In a recent assessment of people applying for graduate and intern positions at my work we wanted a way to quickly assess them as a group. Ideally we wanted to see their individual skill at work, how well they worked with others and all in under an hour for groups of up to five. So I suggested we get them to do some Mob Programming on a Kata exercise. It wasn’t something we tried before but the idea wasn’t completely out of the blue.Continue reading “Pair and Mob Programming for Interviews”
My go to tool in coaching is to ask a question. I used to try and give people advice but I learned that no one listens to uninvited advice. Telling people want to do can work in a position of authority but they wont take the time to ask why you want them to do it differently and are happy to abandon it all when you leave. So I take a different approach and ask them about what they are doing already.Continue reading “Dumb Questions”
My team has a challenge that I haven’t run into before. We all want the code to be better quality that it is now. However we don’t agree on what “better” is.
Even simple things can lead to long discussions and debates so it was a struggle to get some serious progress. Reviews could get bogged down because a refactoring someone did triggered a debate on its merit. We needed a format to allow us to work through some of the fundamentals and find where there was consensus. So I booked us in to do some mob programming together except we were not going to write new code. We were going to focus on only refactoring.Continue reading “Learning Refactoring Together”
It’s been interesting over the last year for me as I explore where coaching for software teams and coaching for sports people overlaps. This year I got to be coach for a Roller Derby team which is the first time I’ve called myself a coach for more than a brief workshop. In my day job I’m involved in many activities that have nothing to do with coaching so I rarely call myself an Agile Coach. But to that sports team I am the coach. And while I’ve been involved with Roller Derby for 5 years I have very little training in coaching sports teams so I started applying all the things I’ve learned coaching software teams.Continue reading “Coaching is a Transferable Skill”
We had a discussion at work after watching the excellent Kelvin Henney talk about good unit tests. And it helped me clarify the many roles tests play and why people get a habit of complaining about their tests getting in the way. So here is the four categories a test is trying to balance:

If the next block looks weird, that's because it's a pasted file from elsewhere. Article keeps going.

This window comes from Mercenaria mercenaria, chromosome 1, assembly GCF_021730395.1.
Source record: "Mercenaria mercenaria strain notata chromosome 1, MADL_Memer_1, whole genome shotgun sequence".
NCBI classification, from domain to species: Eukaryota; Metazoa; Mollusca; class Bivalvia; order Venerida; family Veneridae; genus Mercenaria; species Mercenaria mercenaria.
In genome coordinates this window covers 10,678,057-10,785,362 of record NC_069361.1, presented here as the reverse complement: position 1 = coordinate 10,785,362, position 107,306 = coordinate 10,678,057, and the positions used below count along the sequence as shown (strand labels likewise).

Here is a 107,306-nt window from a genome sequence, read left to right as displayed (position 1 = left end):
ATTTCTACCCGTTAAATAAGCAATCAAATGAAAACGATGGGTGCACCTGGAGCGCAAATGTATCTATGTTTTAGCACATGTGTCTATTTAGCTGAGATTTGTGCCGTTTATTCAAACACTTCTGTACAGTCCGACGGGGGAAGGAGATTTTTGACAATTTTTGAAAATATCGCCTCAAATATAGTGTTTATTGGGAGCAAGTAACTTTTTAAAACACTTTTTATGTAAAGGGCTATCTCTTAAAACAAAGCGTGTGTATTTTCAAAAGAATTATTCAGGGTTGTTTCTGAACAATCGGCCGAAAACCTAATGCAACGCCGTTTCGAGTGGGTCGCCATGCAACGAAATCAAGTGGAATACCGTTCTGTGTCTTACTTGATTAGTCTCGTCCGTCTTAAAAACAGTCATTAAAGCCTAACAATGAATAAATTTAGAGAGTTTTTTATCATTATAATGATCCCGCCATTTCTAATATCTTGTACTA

- Refactoring guide
Last year I got to attend a workshop on the Toyota Kata by Hakan Forss and I could immediately see how it could be useful but I didn’t have an obvious place to apply it until recently. We got some good experience with the concept using jigsaw puzzles in a group.Continue reading “Applying the Toyota Kata”
and why you should organise one too!
How lean coffee works: A few people from work got to take part in one at Agile Australia but I missed it myself. So I just got online and read everything at http://leancoffee.org/ I grabbed a bunch of index cards and texters and was ready to go.Continue reading “Things I’ve Learned from Running Lean Coffee”
I spend a lot of time working closely with programmers on the software testing process. Much of my career mission is to get more people embracing techniques like Test Driven Development. As I push more and more of the testing demands onto the developers I sometimes run into people who say they need a tester for “independent testing”.Continue reading “Can Programmers Test?”
Do you do any of these? Do you see these habits in others. Clean code is when you look at code and think “of course you would do it that way”. It’s simple, elegant, and straight forward. Once you look at it you can’t think of a better way to do it. It seems ‘obvious’ but only with the power of hindsight. But it’s not something you’ll get much of from these programmers
- The Hoarder – “I’ll add/leave this function because it may come in useful” litters your code with commented out code and unused functions that rot and bloat your code
- Over-Complicator – “I’ve built an xml like nested config value loader to read in my three values instead of using a constant” yeah thanks. And when it turns out to have a bug we’ll spend weeks trying to figure out how it all works and why you wasted company time (and money) writing it.
- Rewriter – “This 3D library doesn’t quite fit my needs. I think I’ll write my own and call it DirectY” and you waste weeks on it, it turns out buggy, has very little hardware support but by the time we find out the entire company is building on it and feels committed to keeping it.
- Obscurer – “MiscValues init function runs ReadStream to setup the CoreFactory” this is not abstract this is waffle
- The Secret Recipe – “Oh it crashed because you have to call unloadAllSettings before you let the class run the deconstructor. But make sure you call close first” so basically no one can use your code without mysterious and random crashes. Thanks for your contribution.
Programming 101 states:
Don’t copy and paste code. If you find yourself doing something repetitive then do it right so you can reuse the same code. Functions, classes and even separate files all serve this end.
Now that I’m writing tests all the time I often find myself creating Mocks. Mocks are where you tell code to use a pretend version of some functionality instead of the real one. It could be because the real one does something you don’t want in your tests (writes files, reads a database) or it could be that you’ve got some messy legacy code you can’t to pull into your tests (yet). There’s other reasons too but you get the idea.
So if I make a Mock version of a class it makes sense to try and share that with everyone else that might be trying to test with that same class. Or does it?Continue reading “Are mocks/fakes reusuable?”